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Interpretation of intelligence tests has changed over time, from a focus on the elevation of general ability in the early 1900s, to the shape and/or scatter of subtest and index scores in the mid-1900s to the early 2000s, and back to elevation today. The primary emphasis of interpretation now, however, is widely recommended to be on normative strengths and weaknesses of scores reflecting broad and narrow abilities in the Cattell-Horn-Carroll (CHC) theory (Schneider & McGrew, 2012). Decisions about which abilities are important to assess for the diagnosis of learning difficulties are based largely on literature reviews by Flanagan, Ortiz, Alfonso, and Mascolo (2006) and McGrew and Wendling (2010). These were narrative research syntheses, however, and did not attempt to estimate the magnitude of the relations between CHC abilities and academic achievement. The purpose of this study, therefore, was to conduct a meta-analysis to determine the effect size for these relations across age groups. Results of our analyses found that psychometric g and one or more broad cognitive abilities are substantially related to each area of academic achievement. Across all achievement domains and ages, g had by far the largest effect, with a mean effect size of r2=0.540. In fact, psychometric g explained more variance in academic outcomes than all broad abilities combined. Most broad abilities explained less than 10% of the variance in achievement and none explained more than 20%. Some age-related changes in cognitive ability-achievement relations were also observed. In sum, results of our meta-analysis support the interpretation of the overall score on intelligence tests as a measure of psychometric g for diagnosing difficulties in reading and mathematics, but only the interpretation of index scores measuring Comprehension-Knowledge (Gc) when diagnosing difficulties in reading. Implications of these results for research and practice are discussed.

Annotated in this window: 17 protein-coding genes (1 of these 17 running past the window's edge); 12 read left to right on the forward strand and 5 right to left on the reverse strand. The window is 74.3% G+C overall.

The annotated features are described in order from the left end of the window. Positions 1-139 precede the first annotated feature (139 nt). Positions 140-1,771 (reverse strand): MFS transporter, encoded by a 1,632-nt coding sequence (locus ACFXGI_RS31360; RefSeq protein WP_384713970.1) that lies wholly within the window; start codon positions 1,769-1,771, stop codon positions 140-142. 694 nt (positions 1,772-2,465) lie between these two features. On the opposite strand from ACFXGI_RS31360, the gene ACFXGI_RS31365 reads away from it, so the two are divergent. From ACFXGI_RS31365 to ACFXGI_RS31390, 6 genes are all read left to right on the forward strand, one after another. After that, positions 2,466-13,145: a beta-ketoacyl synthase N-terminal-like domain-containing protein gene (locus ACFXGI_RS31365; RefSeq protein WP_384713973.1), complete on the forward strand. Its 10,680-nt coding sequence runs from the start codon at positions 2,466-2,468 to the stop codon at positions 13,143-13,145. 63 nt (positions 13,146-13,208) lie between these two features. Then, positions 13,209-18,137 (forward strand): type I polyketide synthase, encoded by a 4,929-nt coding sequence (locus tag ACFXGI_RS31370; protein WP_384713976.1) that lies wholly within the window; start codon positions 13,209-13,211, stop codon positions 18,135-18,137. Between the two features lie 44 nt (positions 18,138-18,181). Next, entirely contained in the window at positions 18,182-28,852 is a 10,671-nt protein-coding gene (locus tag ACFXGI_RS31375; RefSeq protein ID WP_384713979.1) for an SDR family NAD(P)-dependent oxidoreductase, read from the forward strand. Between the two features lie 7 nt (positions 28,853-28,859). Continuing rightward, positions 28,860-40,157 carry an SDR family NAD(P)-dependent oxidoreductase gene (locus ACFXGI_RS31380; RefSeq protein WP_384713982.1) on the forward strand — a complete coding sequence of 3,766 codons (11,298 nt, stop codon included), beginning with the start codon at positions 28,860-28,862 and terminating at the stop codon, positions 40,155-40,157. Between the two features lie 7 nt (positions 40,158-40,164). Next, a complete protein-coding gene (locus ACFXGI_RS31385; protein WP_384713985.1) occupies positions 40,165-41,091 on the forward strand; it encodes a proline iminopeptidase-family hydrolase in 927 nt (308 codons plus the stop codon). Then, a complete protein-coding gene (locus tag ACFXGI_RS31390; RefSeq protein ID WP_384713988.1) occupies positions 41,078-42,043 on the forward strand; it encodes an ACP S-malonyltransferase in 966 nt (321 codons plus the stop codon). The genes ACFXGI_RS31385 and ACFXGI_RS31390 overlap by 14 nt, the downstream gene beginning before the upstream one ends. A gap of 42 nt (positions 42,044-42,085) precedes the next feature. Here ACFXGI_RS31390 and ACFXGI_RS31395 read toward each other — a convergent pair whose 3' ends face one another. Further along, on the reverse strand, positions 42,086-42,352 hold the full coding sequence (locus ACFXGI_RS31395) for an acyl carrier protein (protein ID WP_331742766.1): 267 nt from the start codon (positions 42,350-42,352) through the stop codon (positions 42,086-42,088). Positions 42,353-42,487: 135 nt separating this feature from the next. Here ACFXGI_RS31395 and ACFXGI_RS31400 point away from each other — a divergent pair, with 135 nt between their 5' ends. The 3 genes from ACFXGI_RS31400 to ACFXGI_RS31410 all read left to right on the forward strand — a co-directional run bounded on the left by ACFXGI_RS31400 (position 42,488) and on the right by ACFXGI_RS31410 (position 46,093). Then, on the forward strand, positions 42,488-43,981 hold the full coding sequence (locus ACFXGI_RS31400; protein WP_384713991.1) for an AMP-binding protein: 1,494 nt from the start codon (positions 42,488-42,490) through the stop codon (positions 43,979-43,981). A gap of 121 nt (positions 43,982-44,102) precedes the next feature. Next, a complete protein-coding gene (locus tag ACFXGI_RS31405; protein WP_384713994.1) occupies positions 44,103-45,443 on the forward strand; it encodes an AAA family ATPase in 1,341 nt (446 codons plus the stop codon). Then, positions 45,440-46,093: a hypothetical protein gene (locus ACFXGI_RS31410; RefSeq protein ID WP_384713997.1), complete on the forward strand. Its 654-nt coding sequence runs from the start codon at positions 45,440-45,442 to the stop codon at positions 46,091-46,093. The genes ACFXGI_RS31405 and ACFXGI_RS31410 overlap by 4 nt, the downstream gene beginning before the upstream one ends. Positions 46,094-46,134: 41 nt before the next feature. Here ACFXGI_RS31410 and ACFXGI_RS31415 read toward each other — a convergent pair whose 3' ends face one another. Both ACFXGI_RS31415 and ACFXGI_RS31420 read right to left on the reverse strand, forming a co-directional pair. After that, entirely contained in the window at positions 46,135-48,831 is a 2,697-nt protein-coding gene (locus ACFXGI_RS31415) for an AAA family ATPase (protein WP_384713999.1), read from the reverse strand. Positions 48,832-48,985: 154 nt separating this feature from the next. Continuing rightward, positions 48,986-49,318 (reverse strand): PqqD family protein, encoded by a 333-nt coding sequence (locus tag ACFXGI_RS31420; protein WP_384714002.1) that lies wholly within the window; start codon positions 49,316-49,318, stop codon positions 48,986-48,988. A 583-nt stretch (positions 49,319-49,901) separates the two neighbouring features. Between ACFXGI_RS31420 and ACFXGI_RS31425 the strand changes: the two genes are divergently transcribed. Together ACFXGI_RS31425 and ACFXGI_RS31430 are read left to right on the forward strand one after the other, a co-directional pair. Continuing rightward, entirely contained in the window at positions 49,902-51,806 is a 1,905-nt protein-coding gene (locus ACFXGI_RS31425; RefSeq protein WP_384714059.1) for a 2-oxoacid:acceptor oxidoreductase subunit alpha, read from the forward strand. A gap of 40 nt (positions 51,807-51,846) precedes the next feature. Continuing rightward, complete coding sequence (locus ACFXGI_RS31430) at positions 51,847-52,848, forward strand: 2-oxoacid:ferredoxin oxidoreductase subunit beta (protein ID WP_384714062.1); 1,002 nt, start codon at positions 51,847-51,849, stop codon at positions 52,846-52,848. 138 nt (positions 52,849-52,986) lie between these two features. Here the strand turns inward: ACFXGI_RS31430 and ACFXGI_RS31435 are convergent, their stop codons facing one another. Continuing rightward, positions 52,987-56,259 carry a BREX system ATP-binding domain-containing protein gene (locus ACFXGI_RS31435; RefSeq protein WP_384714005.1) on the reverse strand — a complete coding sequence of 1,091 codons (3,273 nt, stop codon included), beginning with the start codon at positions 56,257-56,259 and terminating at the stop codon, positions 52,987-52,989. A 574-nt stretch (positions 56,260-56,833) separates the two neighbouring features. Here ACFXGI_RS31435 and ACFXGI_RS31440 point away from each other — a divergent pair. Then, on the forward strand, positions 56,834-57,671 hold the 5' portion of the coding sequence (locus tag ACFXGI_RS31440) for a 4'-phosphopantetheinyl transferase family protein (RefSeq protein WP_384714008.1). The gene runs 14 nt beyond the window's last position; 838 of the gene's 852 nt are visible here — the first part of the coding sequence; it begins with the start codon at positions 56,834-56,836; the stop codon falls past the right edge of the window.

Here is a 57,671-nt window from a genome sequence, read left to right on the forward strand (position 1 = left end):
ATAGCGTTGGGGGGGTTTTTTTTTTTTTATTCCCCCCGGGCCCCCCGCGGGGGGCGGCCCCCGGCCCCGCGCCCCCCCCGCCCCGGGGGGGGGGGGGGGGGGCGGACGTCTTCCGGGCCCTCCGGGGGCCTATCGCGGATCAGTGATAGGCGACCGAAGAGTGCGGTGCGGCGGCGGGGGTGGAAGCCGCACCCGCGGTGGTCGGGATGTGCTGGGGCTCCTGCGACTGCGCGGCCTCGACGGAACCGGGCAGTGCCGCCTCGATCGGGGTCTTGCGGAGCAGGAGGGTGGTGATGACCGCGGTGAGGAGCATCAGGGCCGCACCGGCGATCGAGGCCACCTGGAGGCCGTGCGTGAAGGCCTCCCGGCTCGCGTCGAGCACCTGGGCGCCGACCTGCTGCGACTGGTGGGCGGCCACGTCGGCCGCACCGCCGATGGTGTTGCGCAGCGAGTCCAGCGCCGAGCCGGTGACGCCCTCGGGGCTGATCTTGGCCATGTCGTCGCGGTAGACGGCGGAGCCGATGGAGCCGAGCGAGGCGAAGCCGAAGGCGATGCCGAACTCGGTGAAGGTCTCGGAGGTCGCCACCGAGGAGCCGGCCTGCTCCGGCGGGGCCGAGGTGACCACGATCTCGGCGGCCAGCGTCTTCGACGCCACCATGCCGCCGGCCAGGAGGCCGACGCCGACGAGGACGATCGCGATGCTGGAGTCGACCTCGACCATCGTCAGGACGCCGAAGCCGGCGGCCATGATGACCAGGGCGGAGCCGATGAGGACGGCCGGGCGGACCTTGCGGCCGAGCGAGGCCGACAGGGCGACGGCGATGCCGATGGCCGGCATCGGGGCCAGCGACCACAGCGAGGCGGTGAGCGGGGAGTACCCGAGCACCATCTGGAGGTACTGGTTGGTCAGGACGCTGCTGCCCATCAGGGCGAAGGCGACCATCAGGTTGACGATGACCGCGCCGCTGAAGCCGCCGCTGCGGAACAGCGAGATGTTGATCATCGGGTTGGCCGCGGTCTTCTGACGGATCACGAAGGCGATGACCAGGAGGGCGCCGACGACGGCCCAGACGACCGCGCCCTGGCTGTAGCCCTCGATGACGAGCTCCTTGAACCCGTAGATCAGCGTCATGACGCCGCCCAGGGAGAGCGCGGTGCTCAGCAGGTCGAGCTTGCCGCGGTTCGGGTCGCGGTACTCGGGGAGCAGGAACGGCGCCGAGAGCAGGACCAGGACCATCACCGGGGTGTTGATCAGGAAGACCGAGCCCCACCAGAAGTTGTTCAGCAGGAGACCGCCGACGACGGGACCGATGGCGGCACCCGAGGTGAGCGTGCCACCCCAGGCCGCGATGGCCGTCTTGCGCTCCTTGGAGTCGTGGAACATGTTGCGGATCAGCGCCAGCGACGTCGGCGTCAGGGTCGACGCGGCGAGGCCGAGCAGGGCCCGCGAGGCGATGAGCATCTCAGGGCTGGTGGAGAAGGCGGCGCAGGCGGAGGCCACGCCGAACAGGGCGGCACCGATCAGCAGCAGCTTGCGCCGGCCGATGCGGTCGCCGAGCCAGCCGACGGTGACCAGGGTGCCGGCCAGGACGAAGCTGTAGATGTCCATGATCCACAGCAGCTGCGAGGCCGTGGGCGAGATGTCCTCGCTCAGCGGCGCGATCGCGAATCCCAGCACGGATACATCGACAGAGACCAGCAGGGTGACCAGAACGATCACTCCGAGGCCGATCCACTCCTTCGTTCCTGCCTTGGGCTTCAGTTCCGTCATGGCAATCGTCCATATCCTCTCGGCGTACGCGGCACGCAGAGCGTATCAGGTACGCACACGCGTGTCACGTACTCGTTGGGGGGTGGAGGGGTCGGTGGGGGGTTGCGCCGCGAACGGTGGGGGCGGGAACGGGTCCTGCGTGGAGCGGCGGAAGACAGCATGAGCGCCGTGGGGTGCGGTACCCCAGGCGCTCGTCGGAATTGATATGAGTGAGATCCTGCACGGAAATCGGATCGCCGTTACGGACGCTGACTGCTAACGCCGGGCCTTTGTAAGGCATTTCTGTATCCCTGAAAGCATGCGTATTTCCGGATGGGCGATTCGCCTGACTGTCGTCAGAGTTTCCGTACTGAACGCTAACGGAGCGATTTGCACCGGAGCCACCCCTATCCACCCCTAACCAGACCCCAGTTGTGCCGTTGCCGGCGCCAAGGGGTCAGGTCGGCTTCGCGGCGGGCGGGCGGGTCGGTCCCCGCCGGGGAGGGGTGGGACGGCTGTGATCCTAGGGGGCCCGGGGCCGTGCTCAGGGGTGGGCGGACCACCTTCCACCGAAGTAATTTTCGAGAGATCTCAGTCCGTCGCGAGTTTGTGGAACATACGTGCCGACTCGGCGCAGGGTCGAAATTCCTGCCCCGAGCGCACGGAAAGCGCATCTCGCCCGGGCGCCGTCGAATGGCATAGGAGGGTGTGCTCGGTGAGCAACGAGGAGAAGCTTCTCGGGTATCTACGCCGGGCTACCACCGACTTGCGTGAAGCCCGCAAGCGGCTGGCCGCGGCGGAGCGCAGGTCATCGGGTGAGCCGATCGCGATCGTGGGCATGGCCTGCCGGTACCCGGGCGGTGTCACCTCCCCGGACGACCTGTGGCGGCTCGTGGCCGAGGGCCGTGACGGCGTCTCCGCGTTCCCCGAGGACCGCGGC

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The theoretical and methodological concepts available to, and needed by, research on aptitudes as cognitive processes are discussed. Contemporary views of cognitive processes are examined in relation to individual difference constructs and methods used to examine their reliability and validity. Individual difference constructs are discussed in relation to cognitive process models and research thereon. Studies of short-term memory processes are reviewed to demonstrate the complementary strengths and weaknesses of experimental and correlational methods and concepts. A coordinated approach to the study of aptitude as information processing is suggested.
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The hierarchical and radex models of ability organization are shown to be parallel. Both models suggest a complexity continuum along which cognitive performance tasks can be arrayed. In our revised radex model, the complexity continuum from the center to the periphery is shown to correspond to the general-to-specific dimension in factor analyses, or to test correlations with the general factor; complexity is redefined as apparent processing complexity. Examination of the theoretical and empirical bases for this continuum indicates its central importance for theories of intelligence.